During the depths of the 2008 recession, the biggest career advice question I received from friends and colleagues was, "How do I help my college graduate son or daughter get a job?" Things have improved since then, and now I’ve got advice for the graduate who lands that first job.
It may be my age, but I hear stories of some in the early stages of their careers who make basic mistakes that cause me to shake my head. Early mistakes can have a long-term impact on future career opportunities and decisions.
Parents, pass this on to your college graduate, and college graduates, listen up: Although you are wired differently and want different things than your parents wanted at your age, until you can run your own company, here is some advice that will hold you in good stead for your first gig.
1. Learn a proper handshake. Seems simple enough, but I am continually amazed how many young people do not know how to make eye contact and execute a proper handshake. And, yes, there are those who insist on shaking my fingers — which reminds me of someone my grandfather’s age or someone who doesn’t know that women executives can be treated the same as men and can easily withstand a full handshake.
2. Stand up when someone (man or woman) enters the room. This is my pet peeve, and, sadly, this faux pas is not limited to recent college graduates. If you are calling on someone, or interviewing, or otherwise meeting in a conference room, stand up to shake the person’s hand when he or she enters.
Last week, one of our firm’s vendors came to visit and was waiting in our conference room when my colleague and I entered. He did not stand up and instead tried to shake hands by reaching across the table. I kept backing up with my hand outstretched. He was either going to fall from his chair or was going to stand up to greet me.
3. Respond to email promptly. One of the complaints I hear most often from fellow executives is that those new to the working world do not promptly respond to email. We all know that email can be a huge time suck, but make a point of responding to your email the first thing when you arrive in the morning or, better yet, get email set up on your smart phone and be available 24/7 to your internal clients — especially your manager. It goes without saying, don’t leave the office without having responded to emails.
4. Learn to write. And while you are responding to email, don’t send emails with typos or bad grammar. Your ability to communicate, especially when you are dealing with people with whom you have not met, will sink or carry you. If you have doubts about your writing skills, there are some wonderful books. My favorite is the Harvard Business Review Guide to Better Business Writing. And most colleges have business writing courses that you can take at night.
5. Learn to speak. Many of my fellow attorneys cringe when we hear the grammar of some college and law school graduates who are so used to speaking casually to school friends that they have developed some bad habits. There is no room in the workplace for “Myself and Ashley are going to a meeting.” More subtle is the error when you say, “Please don’t hesitate to give Ashley or I a call.” And the worst for the older generation is the booming “no problem” when we say “thank you.”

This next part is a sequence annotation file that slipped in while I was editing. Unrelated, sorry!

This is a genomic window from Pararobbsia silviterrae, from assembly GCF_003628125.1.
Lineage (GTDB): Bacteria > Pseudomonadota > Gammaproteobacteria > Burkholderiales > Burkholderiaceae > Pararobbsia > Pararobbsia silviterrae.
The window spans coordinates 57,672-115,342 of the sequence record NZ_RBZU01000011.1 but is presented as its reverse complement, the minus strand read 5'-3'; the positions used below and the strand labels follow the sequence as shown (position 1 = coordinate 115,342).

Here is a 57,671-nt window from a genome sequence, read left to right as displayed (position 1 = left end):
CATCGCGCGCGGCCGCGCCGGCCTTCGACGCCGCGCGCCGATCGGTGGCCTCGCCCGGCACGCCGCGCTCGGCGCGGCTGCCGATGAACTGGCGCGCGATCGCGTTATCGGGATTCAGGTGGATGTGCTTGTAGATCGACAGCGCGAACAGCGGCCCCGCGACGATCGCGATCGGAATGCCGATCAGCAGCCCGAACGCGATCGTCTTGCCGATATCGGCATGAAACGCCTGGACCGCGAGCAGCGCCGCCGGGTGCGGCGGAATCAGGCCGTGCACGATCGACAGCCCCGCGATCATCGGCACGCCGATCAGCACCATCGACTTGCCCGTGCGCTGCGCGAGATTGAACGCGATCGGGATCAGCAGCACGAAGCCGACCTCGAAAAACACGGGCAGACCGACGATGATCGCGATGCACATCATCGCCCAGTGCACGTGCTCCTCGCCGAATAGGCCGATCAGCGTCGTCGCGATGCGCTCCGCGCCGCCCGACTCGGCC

6. Assess what your manager wants. What is his or her style? Does he or she email you with questions over the weekend? If so, that tells you he or she is working on the weekend and you should be also. Does your boss welcome people stopping by his or her office or is he or she an email type of person? And how much communication does your manager want? If in doubt, ask.
7. Get to the office early and stay late. Do not take the viewpoint of “what are my hours?” Instead get to the office before your manager and work later than he or she does. Be task completion-focused, not clock-focused. Because many other graduates may not know to do this, you immediately earn points for being hungry and ambitious.
8. Don’t stay at your desk. Form relationships. Connect with others. I’m a strong proponent of telecommuting and having the flexibility to work from home, within reason, but if you have a desk in an office use it. It is much easier to be noticed if you are visible. And there is a lot of watching and listening that you can’t get from your home office.
9. Speak up in meetings. Ask questions (which is different from being a know-it-all). Develop a passion for what you are doing even if it is not something you are passionate about. Volunteer to take on additional projects. Be the person with solutions to problems.
10. Listen and learn. Be conscious about what you are observing. Assess whether you are learning. The inability to think and assess critically is a common complaint from managers about recent grads. Try to learn something new every day. Make it a habit.